This year’s Pride festivities in New Hope will include a unique opportunity to explore the town’s LGBT history while celebrating its future.
New Hope Celebrates Pride, which runs May 14-20 in the Bucks County town, will include LGBT-history exhibit “Looking Forward to Looking Back.”
The project is an outgrowth of Retro-Scope.org, a digital archive featuring photos, documents and other ephemera telling New Hope’s storied LGBT history. Excerpts of the project will be installed at art galleries and other venues throughout New Hope and Lambertville through May 21. Guests can follow a map to each venue and listen along to a podcast detailing New Hope’s LGBT history as they explore the exhibit.
“This is the first time we’ve really tried to spread the festival into the art world,” said Dan Brooks, founder of NHC and co-founder of Retro-Scope. “With the podcast that goes with the map, people can listen to the history as they view the exhibits and it’ll almost feel like they’re living it.”
Incorporating Lambertville into the exhibit goes hand in hand with Pride’s evolution, Brooks said.
“Throughout our 14 years, while some Prides try to get more LGBT-specific, it’s always been our goal to make it more diverse,” he said. “We have been trying to spread all of our events over to Lambertville and encourage people to make the trip over the bridge because we want to make everything as diverse and inclusive as we can, to make sure everyone knows they’re welcome to participate.”
The May 20 parade will again begin in Lambertville and proceed through New Hope’s Main Street. The parade will include the debut of the organization’s new 100-foot rainbow flag, carried by local LGBT youth.
Until this year, the organization had used a section of the Key West Rainbow Flag.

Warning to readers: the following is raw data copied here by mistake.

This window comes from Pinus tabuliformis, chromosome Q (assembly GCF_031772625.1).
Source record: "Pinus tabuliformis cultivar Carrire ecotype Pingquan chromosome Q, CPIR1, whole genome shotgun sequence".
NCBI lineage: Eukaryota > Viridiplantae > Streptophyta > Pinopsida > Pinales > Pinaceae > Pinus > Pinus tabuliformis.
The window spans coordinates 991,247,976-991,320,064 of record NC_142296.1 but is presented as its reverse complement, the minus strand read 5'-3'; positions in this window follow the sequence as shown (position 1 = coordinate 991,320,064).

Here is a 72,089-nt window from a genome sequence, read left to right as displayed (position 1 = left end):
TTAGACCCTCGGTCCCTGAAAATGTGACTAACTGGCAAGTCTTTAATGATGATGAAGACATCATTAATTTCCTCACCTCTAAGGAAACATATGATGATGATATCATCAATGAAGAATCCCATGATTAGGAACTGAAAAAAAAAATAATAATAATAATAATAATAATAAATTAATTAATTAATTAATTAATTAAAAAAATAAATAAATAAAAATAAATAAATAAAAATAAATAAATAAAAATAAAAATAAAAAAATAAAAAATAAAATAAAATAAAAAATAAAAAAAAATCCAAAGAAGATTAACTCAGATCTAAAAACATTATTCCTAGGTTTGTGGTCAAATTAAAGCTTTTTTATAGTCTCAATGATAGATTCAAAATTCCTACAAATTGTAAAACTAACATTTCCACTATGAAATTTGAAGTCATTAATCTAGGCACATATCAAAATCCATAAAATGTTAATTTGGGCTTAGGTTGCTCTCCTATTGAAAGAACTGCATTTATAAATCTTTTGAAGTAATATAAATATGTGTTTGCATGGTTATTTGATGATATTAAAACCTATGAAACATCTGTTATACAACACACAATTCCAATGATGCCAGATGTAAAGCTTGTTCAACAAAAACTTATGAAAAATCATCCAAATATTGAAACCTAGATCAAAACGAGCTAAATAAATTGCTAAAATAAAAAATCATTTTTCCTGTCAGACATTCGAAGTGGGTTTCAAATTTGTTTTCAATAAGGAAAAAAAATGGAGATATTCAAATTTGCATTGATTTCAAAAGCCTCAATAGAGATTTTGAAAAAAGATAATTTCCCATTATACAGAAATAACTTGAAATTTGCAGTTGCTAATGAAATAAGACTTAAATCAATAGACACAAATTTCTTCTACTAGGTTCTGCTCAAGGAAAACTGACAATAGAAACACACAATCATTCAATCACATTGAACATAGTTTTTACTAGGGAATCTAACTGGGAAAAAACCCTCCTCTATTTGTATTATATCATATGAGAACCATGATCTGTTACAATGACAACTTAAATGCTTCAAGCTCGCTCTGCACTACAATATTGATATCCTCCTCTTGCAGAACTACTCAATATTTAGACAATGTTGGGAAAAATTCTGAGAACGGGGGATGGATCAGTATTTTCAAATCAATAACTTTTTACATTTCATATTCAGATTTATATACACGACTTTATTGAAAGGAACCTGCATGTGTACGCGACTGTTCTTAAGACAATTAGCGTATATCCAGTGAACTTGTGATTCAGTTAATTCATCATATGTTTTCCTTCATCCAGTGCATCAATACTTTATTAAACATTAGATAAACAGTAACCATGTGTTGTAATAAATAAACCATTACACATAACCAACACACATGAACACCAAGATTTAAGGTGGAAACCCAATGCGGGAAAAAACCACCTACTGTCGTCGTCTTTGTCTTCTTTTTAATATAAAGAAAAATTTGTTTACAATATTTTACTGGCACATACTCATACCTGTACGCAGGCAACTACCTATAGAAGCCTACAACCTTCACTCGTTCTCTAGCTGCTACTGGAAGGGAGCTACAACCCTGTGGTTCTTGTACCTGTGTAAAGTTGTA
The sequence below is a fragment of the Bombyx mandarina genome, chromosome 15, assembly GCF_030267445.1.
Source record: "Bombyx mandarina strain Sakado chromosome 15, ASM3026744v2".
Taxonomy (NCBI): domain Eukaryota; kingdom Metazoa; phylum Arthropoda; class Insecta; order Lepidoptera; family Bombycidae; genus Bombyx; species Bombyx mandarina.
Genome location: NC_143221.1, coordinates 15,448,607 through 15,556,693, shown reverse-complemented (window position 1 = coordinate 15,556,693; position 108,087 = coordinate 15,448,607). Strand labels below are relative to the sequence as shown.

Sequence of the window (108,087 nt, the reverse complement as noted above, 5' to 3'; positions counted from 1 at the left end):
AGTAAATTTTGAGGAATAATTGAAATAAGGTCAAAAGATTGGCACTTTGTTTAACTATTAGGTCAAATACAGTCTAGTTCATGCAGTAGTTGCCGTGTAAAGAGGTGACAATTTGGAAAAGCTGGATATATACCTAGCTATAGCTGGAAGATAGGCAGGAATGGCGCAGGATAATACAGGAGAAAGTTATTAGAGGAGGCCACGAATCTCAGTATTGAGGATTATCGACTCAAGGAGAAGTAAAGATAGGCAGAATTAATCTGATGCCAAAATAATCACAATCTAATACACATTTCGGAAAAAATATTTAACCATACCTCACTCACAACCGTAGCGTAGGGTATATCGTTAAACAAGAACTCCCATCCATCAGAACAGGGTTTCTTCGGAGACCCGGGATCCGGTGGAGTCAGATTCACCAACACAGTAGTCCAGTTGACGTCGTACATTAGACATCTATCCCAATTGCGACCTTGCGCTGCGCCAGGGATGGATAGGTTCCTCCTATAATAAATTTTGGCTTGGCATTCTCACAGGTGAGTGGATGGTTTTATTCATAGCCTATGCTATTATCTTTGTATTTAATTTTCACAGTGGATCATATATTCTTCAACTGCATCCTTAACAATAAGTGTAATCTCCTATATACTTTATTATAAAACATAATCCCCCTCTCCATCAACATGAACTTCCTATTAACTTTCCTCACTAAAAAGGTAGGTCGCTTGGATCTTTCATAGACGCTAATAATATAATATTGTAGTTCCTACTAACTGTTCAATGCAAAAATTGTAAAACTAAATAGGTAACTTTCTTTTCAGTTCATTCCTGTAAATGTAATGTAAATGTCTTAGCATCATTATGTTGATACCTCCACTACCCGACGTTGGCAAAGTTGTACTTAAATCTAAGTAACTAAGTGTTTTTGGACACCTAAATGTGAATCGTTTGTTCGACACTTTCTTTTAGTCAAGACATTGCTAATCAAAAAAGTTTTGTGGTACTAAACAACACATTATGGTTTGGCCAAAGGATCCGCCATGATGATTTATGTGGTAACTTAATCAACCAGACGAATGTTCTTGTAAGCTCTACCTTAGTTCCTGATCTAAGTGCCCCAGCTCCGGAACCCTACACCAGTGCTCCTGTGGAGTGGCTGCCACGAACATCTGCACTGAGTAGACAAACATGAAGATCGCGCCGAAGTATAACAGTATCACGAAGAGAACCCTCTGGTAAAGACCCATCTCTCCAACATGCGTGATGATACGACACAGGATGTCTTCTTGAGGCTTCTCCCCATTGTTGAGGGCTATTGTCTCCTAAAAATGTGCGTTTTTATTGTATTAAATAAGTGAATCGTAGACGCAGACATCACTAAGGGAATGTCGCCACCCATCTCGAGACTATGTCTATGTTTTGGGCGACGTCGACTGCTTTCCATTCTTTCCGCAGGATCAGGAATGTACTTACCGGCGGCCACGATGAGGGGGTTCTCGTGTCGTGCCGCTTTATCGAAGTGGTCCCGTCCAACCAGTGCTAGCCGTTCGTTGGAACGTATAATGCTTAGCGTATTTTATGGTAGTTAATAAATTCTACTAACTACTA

“We had been using part of the flag that was the original one from San Francisco but was on loan to Key West,” Brooks said. “Key West would then send it to us and then to the next group and it would get passed around each year. So this will be the first time we’re not borrowing and that New Hope now has its own 100-foot flag.”
The new addition was crafted by Humphrey’s in Old City and was made possible by a donation from presenting sponsor Landmark Hospitality and Logan Inn.
Logan Inn will be the host of this year’s Pride Fair Village, which opens noon May 20. The fair was previously held at the Bucks County Playhouse lot, but this year will spread from West and East Ferry streets, surrounding Logan Inn, to a portion of the playhouse’s lot. Dozens of vendors will participate in the fair, offering crafts, merchandise, games, food and more.
Brooks said the event showcases the town’s diversity, which, he added, lasts far beyond Pride week.
“New Hope has always been an inclusive town,” he said. “You can have a biker bar that has a drag show; gay bars aren’t the only places, by far, where the LGBT populace congregates. By nature we’ve always been diverse and I think that shows in our Pride. People come from all over because they consider our Pride to be a model of how Prides should be in terms of inclusivity.”
For more information, visit www.newhopecelebrates.com.